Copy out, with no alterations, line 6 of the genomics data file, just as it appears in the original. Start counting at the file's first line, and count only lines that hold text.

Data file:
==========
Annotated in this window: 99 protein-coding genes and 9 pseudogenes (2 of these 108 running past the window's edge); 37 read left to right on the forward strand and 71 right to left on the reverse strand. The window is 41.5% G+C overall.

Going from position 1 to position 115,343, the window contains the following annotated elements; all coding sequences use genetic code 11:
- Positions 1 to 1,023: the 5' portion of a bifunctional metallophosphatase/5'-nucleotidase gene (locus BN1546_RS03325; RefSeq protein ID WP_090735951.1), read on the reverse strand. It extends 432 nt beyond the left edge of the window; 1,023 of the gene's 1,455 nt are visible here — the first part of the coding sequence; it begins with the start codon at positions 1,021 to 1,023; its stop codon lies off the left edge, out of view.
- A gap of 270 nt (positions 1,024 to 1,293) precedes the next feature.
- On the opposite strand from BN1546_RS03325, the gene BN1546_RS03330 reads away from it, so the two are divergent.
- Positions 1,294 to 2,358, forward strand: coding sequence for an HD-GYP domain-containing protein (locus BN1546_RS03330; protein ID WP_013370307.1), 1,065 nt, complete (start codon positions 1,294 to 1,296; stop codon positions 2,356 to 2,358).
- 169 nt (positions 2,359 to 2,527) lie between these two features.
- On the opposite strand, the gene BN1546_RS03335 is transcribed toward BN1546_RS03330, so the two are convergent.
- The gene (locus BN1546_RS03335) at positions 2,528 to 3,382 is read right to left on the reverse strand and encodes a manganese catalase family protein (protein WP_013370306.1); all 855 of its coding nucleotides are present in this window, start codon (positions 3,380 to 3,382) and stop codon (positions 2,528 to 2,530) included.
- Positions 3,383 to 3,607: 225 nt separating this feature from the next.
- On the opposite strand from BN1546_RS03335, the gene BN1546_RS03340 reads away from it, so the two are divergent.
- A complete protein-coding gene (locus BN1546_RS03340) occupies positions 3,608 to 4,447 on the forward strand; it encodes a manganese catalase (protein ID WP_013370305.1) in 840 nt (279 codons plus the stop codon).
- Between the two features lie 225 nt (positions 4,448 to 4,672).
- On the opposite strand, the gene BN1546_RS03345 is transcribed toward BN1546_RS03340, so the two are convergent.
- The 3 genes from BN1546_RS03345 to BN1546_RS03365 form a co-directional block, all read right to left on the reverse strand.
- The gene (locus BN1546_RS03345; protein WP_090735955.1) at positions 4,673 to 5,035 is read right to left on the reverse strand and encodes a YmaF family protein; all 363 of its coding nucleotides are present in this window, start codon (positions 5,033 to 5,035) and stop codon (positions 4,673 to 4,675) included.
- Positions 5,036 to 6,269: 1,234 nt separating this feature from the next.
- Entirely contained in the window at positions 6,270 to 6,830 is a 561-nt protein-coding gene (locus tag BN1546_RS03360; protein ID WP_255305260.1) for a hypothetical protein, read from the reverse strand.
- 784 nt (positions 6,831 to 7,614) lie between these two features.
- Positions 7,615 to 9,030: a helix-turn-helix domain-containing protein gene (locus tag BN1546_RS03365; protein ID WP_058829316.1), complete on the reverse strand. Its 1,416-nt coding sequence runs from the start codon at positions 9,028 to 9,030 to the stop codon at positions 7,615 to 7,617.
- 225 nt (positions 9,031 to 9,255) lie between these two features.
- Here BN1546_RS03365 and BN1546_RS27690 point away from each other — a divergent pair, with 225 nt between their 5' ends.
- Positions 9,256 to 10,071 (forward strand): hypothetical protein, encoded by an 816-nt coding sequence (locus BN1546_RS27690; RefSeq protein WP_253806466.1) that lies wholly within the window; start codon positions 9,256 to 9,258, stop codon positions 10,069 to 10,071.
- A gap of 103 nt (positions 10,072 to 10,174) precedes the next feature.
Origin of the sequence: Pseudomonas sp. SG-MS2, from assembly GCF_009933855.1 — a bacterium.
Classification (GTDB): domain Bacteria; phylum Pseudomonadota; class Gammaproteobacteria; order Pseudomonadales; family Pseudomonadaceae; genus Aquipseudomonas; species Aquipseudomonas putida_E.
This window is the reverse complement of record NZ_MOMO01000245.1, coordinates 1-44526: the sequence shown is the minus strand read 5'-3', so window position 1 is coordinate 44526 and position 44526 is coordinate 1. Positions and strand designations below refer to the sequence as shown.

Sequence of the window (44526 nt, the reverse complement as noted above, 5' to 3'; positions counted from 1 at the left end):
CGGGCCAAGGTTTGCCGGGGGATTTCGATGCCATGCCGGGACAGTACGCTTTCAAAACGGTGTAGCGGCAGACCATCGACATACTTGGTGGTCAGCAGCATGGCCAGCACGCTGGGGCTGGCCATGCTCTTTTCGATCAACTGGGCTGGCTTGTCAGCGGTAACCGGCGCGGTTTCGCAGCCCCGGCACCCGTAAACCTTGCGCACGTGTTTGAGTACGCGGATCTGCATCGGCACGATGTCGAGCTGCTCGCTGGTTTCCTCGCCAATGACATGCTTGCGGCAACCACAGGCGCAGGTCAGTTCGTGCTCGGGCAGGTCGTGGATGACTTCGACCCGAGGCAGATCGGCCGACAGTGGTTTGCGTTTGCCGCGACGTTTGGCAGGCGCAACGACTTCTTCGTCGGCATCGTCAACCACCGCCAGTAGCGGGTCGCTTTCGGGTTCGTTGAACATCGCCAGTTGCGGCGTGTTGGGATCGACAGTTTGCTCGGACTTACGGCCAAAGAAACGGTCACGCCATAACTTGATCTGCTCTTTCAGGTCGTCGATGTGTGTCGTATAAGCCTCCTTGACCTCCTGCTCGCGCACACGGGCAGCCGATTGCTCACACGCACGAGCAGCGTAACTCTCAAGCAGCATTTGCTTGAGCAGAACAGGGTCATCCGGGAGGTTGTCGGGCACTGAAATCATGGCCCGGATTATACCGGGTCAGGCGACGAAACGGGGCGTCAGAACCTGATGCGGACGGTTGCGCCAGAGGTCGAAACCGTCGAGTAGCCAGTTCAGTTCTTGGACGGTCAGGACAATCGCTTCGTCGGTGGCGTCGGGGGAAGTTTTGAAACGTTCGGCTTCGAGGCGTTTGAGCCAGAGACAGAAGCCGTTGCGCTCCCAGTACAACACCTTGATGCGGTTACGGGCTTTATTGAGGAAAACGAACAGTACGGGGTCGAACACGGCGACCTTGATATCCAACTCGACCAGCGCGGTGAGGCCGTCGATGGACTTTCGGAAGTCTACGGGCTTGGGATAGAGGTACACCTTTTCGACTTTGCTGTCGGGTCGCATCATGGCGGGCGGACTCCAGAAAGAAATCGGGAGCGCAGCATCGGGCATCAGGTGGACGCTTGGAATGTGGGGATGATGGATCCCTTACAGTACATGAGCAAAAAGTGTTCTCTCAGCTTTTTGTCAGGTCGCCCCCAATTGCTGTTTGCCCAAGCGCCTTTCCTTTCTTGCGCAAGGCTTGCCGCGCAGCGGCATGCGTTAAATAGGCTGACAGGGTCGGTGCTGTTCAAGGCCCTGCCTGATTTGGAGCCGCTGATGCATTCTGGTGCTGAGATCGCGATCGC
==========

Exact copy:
- Positions 1,294 to 2,358, forward strand: coding sequence for an HD-GYP domain-containing protein (locus BN1546_RS03330; protein ID WP_013370307.1), 1,065 nt, complete (start codon positions 1,294 to 1,296; stop codon positions 2,356 to 2,358).